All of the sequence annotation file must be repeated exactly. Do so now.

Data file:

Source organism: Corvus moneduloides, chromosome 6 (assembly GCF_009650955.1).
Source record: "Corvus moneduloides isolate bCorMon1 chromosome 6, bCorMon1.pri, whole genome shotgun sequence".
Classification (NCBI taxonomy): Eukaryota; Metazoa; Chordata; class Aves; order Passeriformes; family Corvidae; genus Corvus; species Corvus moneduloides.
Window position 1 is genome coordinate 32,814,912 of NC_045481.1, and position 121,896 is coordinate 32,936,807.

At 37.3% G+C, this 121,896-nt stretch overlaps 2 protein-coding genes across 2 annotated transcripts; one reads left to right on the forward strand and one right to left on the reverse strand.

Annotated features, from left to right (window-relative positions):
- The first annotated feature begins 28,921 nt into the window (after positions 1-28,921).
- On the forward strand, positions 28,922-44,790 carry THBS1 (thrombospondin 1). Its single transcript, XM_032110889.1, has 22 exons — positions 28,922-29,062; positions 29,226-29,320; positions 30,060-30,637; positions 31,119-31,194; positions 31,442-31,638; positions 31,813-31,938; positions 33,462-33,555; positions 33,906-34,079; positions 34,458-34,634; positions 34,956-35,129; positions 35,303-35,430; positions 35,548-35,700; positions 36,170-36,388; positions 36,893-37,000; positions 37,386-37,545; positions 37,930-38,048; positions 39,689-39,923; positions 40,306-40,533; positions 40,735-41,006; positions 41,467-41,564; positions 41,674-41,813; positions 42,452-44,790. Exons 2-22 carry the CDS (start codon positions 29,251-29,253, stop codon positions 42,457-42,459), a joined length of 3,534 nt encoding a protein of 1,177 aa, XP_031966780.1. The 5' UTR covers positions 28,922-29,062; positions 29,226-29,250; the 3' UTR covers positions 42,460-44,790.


Source organism: Corvus moneduloides, chromosome 6 (assembly GCF_009650955.1).
Source record: "Corvus moneduloides isolate bCorMon1 chromosome 6, bCorMon1.pri, whole genome shotgun sequence".
Classification (NCBI taxonomy): Eukaryota; Metazoa; Chordata; class Aves; order Passeriformes; family Corvidae; genus Corvus; species Corvus moneduloides.
Window position 1 is genome coordinate 32,814,912 of NC_045481.1, and position 121,896 is coordinate 32,936,807.

At 37.3% G+C, this 121,896-nt stretch overlaps 2 protein-coding genes across 2 annotated transcripts; one reads left to right on the forward strand and one right to left on the reverse strand.

Annotated features, from left to right (window-relative positions):
- The first annotated feature begins 28,921 nt into the window (after positions 1-28,921).
- On the forward strand, positions 28,922-44,790 carry THBS1 (thrombospondin 1). Its single transcript, XM_032110889.1, has 22 exons — positions 28,922-29,062; positions 29,226-29,320; positions 30,060-30,637; positions 31,119-31,194; positions 31,442-31,638; positions 31,813-31,938; positions 33,462-33,555; positions 33,906-34,079; positions 34,458-34,634; positions 34,956-35,129; positions 35,303-35,430; positions 35,548-35,700; positions 36,170-36,388; positions 36,893-37,000; positions 37,386-37,545; positions 37,930-38,048; positions 39,689-39,923; positions 40,306-40,533; positions 40,735-41,006; positions 41,467-41,564; positions 41,674-41,813; positions 42,452-44,790. Exons 2-22 carry the CDS (start codon positions 29,251-29,253, stop codon positions 42,457-42,459), a joined length of 3,534 nt encoding a protein of 1,177 aa, XP_031966780.1. The 5' UTR covers positions 28,922-29,062; positions 29,226-29,250; the 3' UTR covers positions 42,460-44,790.